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What is a Saint?

VATICAN CITY, JUL 29, 1997 (VIS) - When Pope John Paul canonized Blessed John Dukla, a Bernardine Franciscan, in Poland on June 10 during a pastoral visit to his homeland, the new saint was the 278th that this Pope has proclaimed since he was elected in 1978.

In 33 canonization ceremonies the Pope has proclaimed 278 saints, including 245 martyrs and 33 confessors. The penultimate step to canonization is beatification and the Holy Father has presided at 100 such ceremonies in nearly 19 years, proclaiming 770 blesseds, of whom 579 were martyrs and 191 confessors.

All Christians aspire to become saints, that is, persons in heaven (officially canonized or not), who lived lives of great charity and heroic virtues.

In official Church procedures there are three steps to sainthood: one becomes Venerable, Blessed and then a Saint. Venerable is the title given to a deceased person recognized as having lived heroic virtues. To be recognized as a blessed, and therefore beatified, in addition to personal attributes of charity and heroic virtue, one miracle, acquired through the individual's intercession, is required. Canonization requires two, though a Pope may waive these requirements. Martyrdom does not usually require a miracle.

When beatification and canonization procedures were not yet consigned to the authority of the Congregation for the Causes of Saints (instituted in 1588 by Pope Sixtus V) and to the Holy Father himself, it was the "vox populi" or "spontaneous local attribution" which led to the proclaiming of saints. This was the case, for example, of St. Anthony of Padua.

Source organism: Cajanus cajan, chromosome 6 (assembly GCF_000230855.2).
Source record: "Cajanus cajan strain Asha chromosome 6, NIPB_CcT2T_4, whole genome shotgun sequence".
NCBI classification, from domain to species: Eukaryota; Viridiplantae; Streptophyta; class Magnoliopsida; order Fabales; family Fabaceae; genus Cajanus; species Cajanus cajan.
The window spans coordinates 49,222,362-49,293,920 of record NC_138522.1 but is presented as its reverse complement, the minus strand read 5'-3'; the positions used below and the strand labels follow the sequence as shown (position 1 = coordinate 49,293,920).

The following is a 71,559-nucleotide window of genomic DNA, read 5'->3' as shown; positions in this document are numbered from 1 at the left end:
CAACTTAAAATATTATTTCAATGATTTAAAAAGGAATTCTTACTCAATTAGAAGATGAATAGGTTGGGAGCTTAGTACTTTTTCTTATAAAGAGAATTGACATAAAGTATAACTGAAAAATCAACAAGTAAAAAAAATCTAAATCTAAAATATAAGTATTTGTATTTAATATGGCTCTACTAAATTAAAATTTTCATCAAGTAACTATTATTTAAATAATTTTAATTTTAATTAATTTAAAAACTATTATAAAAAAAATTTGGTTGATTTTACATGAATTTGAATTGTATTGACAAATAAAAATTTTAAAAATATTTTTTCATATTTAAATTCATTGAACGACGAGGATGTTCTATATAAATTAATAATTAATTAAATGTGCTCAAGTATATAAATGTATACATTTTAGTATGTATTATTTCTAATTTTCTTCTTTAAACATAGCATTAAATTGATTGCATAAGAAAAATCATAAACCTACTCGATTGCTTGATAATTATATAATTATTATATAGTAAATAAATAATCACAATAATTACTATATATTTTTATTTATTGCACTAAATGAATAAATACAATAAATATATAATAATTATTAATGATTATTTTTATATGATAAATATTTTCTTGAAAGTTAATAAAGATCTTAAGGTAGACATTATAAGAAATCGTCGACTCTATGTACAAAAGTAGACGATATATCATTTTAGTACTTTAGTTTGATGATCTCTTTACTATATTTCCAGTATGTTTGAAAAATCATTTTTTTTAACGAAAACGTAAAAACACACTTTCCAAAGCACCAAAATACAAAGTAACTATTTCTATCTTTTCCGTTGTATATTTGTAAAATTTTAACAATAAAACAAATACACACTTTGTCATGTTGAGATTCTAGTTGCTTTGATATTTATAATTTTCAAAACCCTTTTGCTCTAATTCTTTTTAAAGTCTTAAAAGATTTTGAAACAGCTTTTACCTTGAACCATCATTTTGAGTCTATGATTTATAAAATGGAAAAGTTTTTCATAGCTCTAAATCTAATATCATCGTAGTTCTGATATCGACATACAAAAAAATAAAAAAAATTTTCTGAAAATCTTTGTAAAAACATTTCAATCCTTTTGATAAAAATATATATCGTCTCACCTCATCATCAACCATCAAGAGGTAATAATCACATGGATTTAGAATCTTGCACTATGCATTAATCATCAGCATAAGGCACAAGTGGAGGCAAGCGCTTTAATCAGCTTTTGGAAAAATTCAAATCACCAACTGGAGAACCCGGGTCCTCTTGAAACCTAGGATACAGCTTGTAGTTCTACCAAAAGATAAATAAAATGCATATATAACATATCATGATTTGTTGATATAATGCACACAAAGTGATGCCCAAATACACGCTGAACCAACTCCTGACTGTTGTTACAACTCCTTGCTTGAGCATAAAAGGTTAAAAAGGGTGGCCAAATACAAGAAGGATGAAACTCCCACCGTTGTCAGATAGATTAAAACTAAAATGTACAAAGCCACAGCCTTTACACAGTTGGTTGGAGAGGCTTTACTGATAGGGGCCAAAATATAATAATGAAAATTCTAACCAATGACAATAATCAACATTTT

No precise count exists of those who have been proclaimed saints since the first centuries. However, in 1988, to mark its 4th centenary, the Congregation for the Causes of Saints published the first "Index ac status Causarum." This book and its subsequent supplements, written entirely in Latin, are considered the definitive index of all causes which have been presented to the congregation since its institution. It has been updated through 1993.

Excluding beatifications and canonizations celebrated by Pope John Paul, these volumes show that 3,464 causes are pending, 1,385 cults have been confirmed and 565 blesseds and 285 saints have been proclaimed.

These actual totals are probably slightly higher, because in several cases the name of the person was accompanied by the words "and companions," without specifying a number. One such example is the pending cause (begun in 1932, protocol number 333) for "Ioannes Maria Gombault Duval Tussanus et Socii."

The editor of these books, Msgr. Pietro Galavotti of the same Congregation, explained in 1993 when the third supplement was published that "saints are venerated by the universal Church and blesseds by the local Church. The martyrs are those who die in defense of their faith."


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